News & Events


CSR Pilot Project - Installation of Solar Street Lighting & Power Packs in Rebuilt Village in Nellore-Port Krishnapatnam Area
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CSR Project - Installing Solar Power Packs in Appapur Village in Nallamala Forest
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Solar Street Lighting Project with the Greater Visakhapatnam Municipal Corporation
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Installation of Solar LED Street Lighting Systems for ACC cements at Bellary
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Carbon Credits / CDM

Carbon Credits/ Clean Development Mechanism (CDM)

The CO2 emitted by human beings has a negative effect on Climate Change, so if one can reduce their CO2 emissions then one can sell the ‘saved’ CO2 in the market place by way of Carbon Credits. However determining the amount of CO2 that is emitted annually by, e.g. all the kerosene lamps in remote villages is not a trivial task.

The Clean Development Mechanism (CDM) requires application of a baseline and monitoring methodology in order to determine the amount of Certified Emission Reductions (CERs) generated by a mitigation project in a project host country.

Under the historical methodology, in order to claim emission reductions for more than 2 years, monitoring must be done and it is necessary to explicitly identify the end user of the lamp, which is something that is nearly impossible to do in, e.g. remote, rural Sub-Saharan Africa and India. First and foremost are the difficulties in identifying the end beneficiaries since families in remote rural areas typically have no address, little or no form of identification, possibly no phone (though is decreasingly unlikely) and there is the reasonable probability that they will no longer be living at the same location after 3 years. Monitoring the families would be inefficient and there is the distinct possibility that in the non-electrified rural areas of the projects the end users would be spread over a large area, which would increase the expense and time investment needed to carry out the monitoring.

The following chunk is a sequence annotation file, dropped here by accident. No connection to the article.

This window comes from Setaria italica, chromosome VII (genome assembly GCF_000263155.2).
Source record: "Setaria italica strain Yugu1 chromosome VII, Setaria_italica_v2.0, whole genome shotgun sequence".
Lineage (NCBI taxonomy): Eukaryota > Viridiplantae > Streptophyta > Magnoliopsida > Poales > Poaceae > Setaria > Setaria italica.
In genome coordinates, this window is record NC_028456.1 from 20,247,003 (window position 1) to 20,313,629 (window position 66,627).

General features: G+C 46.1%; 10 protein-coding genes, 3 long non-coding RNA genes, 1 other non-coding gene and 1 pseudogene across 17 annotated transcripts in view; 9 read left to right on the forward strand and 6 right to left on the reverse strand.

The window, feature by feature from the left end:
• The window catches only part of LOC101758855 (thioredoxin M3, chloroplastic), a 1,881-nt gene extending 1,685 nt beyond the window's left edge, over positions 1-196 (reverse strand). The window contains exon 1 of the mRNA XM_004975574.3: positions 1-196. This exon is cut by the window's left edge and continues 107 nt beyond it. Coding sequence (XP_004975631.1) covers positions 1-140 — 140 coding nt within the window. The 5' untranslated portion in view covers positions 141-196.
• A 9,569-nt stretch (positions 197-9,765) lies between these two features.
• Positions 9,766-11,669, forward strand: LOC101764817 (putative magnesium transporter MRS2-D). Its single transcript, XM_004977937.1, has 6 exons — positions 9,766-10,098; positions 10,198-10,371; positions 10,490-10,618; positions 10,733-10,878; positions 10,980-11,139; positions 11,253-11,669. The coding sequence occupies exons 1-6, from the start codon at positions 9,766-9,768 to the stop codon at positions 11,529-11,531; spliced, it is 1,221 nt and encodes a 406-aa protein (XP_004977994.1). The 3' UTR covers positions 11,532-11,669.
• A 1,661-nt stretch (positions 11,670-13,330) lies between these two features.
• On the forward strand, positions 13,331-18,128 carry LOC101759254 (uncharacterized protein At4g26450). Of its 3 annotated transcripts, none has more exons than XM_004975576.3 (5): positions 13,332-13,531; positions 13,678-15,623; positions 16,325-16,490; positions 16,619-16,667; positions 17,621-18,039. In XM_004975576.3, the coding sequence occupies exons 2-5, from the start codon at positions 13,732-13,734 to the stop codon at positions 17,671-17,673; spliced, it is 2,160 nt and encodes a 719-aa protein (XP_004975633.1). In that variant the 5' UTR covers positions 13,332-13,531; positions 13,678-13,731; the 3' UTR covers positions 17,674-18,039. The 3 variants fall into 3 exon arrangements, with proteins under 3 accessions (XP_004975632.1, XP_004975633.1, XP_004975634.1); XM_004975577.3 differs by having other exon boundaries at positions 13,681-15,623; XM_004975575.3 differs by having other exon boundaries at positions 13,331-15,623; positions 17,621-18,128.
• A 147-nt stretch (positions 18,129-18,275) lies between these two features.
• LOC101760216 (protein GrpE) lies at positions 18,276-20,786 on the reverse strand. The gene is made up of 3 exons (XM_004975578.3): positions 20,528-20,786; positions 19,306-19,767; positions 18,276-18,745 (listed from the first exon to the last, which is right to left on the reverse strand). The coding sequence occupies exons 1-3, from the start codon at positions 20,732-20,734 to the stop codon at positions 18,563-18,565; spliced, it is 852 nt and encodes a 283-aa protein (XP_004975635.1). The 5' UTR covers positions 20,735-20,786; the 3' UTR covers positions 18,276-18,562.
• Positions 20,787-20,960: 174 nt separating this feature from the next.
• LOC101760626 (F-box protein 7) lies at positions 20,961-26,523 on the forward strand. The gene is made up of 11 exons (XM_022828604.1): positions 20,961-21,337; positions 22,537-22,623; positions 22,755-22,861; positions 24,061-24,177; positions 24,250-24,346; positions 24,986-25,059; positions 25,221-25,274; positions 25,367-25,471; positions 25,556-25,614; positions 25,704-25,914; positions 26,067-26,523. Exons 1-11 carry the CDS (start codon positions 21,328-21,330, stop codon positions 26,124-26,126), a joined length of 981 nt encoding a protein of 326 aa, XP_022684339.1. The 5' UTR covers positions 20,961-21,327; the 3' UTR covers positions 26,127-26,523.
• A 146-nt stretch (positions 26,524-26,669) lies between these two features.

To overcome the difficulty of tracking the end user it has been proposed that a village or a zone be used for monitoring purposes in lieu of an unambiguous individual. Under this system lamps would be distributed and a signatory who is the person in charge of the area, perhaps a chief or mayor, would indicate the receipt of the lamps and distribute them. The lamps will each be uniquely identified with a permanent marking in order to connect them with their individual project. For monitoring, the area would be checked for lamps at regular intervals to determine the  number that are working. It could reasonably be assumed that if the lamp is working then it is being used because of the benefits that come from using the lamps.

There are a number of methodologies being considered for determining the amount of Carbon Credits from Fuel based lighting in the developing world and one of the most accepted is the:

UNFCCC/CCNUCC,  AMS-III.AR  “Indicative simplified baseline and monitoring methodologies for selected small-scale CDM project activity categories III.AR. Substituting fuel based lighting with LED/CFL lighting systems”.

It is generally accepted that the amount of CO2 emissions, resulting from the use of fuel based lighting globally, is around 250 Million tonnes per year. The following calculation determines the (approximate) potential economics resulting from the sale of such Carbon Credits.

Global usage of kerosene for lighting = 100 B liters/year [Cost (approx)  =  $100 B]

Resulting CO2 produced from kerosene  =  250 M tonnes/year

Potential Carbon Credits from Kerosene CO2  =  $2.5 B/year (at $10/Tonne)
It is important to note that the Carbon Credit market has been highly volatile in recent years and has yet to ‘settle down’.

VLE plans on utilizing every possible opportunity to claim Carbon Credits and pass the savings onto the clients.